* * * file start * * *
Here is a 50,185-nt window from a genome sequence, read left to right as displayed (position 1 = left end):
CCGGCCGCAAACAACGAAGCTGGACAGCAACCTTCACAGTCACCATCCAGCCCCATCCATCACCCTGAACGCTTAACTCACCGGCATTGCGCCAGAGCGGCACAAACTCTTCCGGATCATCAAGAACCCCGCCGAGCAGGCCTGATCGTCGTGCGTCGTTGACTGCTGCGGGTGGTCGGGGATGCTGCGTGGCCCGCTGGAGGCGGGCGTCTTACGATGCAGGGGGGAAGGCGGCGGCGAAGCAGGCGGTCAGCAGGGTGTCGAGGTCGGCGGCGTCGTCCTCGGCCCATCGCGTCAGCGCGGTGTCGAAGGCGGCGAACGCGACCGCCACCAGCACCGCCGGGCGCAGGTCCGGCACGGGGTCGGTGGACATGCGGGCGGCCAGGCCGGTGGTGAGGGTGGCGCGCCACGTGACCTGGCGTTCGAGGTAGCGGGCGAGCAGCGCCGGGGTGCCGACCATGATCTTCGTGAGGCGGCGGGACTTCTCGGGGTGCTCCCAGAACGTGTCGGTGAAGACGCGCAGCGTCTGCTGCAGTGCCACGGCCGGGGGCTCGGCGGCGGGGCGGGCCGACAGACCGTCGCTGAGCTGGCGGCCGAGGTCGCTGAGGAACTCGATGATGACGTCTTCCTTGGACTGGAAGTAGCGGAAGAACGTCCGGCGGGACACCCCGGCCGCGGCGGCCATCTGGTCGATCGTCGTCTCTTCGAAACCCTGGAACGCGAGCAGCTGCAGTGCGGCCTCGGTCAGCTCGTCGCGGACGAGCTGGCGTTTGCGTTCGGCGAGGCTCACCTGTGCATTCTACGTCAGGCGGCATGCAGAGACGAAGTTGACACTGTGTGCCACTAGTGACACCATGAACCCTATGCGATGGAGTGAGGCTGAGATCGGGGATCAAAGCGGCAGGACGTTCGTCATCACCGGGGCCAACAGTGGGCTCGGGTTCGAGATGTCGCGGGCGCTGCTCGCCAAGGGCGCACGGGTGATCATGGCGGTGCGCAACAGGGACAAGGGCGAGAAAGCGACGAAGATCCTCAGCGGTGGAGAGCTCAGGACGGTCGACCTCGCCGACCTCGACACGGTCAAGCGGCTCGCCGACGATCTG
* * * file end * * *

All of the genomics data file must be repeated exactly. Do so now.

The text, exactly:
Here is a 50,185-nt window from a genome sequence, read left to right as displayed (position 1 = left end):
CCGGCCGCAAACAACGAAGCTGGACAGCAACCTTCACAGTCACCATCCAGCCCCATCCATCACCCTGAACGCTTAACTCACCGGCATTGCGCCAGAGCGGCACAAACTCTTCCGGATCATCAAGAACCCCGCCGAGCAGGCCTGATCGTCGTGCGTCGTTGACTGCTGCGGGTGGTCGGGGATGCTGCGTGGCCCGCTGGAGGCGGGCGTCTTACGATGCAGGGGGGAAGGCGGCGGCGAAGCAGGCGGTCAGCAGGGTGTCGAGGTCGGCGGCGTCGTCCTCGGCCCATCGCGTCAGCGCGGTGTCGAAGGCGGCGAACGCGACCGCCACCAGCACCGCCGGGCGCAGGTCCGGCACGGGGTCGGTGGACATGCGGGCGGCCAGGCCGGTGGTGAGGGTGGCGCGCCACGTGACCTGGCGTTCGAGGTAGCGGGCGAGCAGCGCCGGGGTGCCGACCATGATCTTCGTGAGGCGGCGGGACTTCTCGGGGTGCTCCCAGAACGTGTCGGTGAAGACGCGCAGCGTCTGCTGCAGTGCCACGGCCGGGGGCTCGGCGGCGGGGCGGGCCGACAGACCGTCGCTGAGCTGGCGGCCGAGGTCGCTGAGGAACTCGATGATGACGTCTTCCTTGGACTGGAAGTAGCGGAAGAACGTCCGGCGGGACACCCCGGCCGCGGCGGCCATCTGGTCGATCGTCGTCTCTTCGAAACCCTGGAACGCGAGCAGCTGCAGTGCGGCCTCGGTCAGCTCGTCGCGGACGAGCTGGCGTTTGCGTTCGGCGAGGCTCACCTGTGCATTCTACGTCAGGCGGCATGCAGAGACGAAGTTGACACTGTGTGCCACTAGTGACACCATGAACCCTATGCGATGGAGTGAGGCTGAGATCGGGGATCAAAGCGGCAGGACGTTCGTCATCACCGGGGCCAACAGTGGGCTCGGGTTCGAGATGTCGCGGGCGCTGCTCGCCAAGGGCGCACGGGTGATCATGGCGGTGCGCAACAGGGACAAGGGCGAGAAAGCGACGAAGATCCTCAGCGGTGGAGAGCTCAGGACGGTCGACCTCGCCGACCTCGACACGGTCAAGCGGCTCGCCGACGATCTG